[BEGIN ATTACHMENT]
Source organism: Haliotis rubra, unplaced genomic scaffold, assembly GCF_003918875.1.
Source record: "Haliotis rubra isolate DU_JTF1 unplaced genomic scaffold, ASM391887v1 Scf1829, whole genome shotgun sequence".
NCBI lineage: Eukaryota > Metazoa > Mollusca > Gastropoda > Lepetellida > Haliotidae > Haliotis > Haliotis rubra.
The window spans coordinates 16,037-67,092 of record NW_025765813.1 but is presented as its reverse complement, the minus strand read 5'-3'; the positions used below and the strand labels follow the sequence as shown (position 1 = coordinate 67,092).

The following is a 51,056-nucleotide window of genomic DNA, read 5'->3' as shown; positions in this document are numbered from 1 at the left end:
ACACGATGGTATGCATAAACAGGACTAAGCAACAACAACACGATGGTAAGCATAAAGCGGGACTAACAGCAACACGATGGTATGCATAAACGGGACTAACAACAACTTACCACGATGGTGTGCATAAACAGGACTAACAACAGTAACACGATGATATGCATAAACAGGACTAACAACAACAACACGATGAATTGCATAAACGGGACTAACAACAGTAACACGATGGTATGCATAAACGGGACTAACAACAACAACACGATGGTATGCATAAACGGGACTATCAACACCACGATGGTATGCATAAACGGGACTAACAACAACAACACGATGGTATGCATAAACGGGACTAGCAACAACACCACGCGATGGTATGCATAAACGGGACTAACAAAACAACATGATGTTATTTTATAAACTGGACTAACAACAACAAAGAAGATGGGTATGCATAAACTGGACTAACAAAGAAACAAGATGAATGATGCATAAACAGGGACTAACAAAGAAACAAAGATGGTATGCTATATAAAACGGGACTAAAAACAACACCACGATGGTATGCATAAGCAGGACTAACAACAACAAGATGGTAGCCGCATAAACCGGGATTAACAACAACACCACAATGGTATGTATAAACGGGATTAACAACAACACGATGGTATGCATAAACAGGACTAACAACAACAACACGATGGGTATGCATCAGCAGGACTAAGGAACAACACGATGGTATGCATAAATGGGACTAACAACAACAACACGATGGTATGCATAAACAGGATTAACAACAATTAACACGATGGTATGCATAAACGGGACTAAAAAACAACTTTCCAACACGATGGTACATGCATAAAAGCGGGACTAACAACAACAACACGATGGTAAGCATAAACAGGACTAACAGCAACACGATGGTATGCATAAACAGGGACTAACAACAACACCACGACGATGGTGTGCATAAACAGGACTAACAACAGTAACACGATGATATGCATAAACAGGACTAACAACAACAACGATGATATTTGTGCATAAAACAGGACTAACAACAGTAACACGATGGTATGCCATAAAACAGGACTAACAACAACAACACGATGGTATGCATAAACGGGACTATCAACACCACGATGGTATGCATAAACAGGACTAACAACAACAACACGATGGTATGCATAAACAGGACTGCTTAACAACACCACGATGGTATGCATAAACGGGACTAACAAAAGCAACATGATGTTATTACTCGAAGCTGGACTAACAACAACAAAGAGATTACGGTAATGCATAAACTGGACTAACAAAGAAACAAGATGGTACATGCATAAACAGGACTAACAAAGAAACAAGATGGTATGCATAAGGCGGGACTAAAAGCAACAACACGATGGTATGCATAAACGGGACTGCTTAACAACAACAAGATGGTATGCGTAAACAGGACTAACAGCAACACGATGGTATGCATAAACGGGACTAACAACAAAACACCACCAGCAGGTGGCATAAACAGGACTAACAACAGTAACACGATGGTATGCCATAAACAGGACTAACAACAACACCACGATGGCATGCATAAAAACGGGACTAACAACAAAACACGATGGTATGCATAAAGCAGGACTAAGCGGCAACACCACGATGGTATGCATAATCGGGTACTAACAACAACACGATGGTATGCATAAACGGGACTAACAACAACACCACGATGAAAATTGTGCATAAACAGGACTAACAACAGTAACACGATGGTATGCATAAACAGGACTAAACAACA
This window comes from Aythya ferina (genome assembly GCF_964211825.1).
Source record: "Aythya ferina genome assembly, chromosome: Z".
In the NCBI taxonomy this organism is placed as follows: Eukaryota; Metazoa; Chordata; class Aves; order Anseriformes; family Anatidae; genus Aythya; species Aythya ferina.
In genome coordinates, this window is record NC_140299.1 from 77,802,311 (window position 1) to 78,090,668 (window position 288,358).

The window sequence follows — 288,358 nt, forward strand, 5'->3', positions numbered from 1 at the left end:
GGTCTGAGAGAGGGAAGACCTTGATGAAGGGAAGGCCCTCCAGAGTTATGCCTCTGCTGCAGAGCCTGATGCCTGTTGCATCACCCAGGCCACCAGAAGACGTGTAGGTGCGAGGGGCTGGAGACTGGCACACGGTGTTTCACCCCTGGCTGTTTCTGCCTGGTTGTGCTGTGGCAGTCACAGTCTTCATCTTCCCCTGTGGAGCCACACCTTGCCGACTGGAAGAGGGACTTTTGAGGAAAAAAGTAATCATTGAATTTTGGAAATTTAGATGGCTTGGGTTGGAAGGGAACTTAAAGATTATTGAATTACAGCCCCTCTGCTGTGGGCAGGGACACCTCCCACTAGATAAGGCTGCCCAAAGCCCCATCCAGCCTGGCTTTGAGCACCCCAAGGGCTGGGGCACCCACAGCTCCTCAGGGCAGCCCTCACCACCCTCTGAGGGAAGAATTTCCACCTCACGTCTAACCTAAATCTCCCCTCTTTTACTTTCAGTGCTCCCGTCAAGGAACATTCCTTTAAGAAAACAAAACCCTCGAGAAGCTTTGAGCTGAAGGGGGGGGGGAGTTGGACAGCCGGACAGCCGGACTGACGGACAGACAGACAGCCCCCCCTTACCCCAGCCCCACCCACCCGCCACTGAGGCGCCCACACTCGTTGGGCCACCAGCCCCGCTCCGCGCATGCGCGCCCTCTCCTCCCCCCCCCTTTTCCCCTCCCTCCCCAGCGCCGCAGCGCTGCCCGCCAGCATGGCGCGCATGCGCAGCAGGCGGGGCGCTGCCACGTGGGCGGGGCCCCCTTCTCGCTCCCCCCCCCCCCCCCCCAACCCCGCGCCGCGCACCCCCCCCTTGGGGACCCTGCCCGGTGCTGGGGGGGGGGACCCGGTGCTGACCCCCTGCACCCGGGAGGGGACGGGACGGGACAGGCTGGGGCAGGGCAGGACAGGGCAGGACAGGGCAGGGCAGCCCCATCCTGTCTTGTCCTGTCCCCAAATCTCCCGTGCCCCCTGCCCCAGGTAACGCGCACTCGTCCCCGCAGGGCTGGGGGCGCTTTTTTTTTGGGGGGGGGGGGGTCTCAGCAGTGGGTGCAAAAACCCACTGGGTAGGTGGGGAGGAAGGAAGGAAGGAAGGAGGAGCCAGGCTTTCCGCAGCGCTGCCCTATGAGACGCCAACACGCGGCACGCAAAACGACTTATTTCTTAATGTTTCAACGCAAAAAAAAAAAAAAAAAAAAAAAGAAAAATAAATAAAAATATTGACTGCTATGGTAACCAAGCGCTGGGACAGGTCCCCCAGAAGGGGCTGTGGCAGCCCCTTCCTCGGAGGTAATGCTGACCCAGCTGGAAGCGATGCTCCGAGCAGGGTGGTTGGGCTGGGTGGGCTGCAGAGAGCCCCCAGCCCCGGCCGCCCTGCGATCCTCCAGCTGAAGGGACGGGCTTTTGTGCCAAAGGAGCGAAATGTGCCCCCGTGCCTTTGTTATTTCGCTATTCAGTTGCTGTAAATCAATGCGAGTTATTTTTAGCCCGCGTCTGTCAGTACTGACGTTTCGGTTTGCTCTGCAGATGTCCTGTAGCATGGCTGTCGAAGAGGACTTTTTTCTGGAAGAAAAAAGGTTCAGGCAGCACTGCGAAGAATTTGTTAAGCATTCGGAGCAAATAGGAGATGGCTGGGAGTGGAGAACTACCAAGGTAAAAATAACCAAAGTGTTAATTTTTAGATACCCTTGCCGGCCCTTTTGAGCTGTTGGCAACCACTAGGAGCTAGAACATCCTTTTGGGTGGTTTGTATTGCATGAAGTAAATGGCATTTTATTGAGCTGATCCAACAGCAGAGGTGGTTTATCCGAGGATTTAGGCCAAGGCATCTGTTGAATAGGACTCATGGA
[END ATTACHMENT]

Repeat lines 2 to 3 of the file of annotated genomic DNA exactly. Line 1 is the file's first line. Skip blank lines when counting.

Source record: "Haliotis rubra isolate DU_JTF1 unplaced genomic scaffold, ASM391887v1 Scf1829, whole genome shotgun sequence".
NCBI lineage: Eukaryota > Metazoa > Mollusca > Gastropoda > Lepetellida > Haliotidae > Haliotis > Haliotis rubra.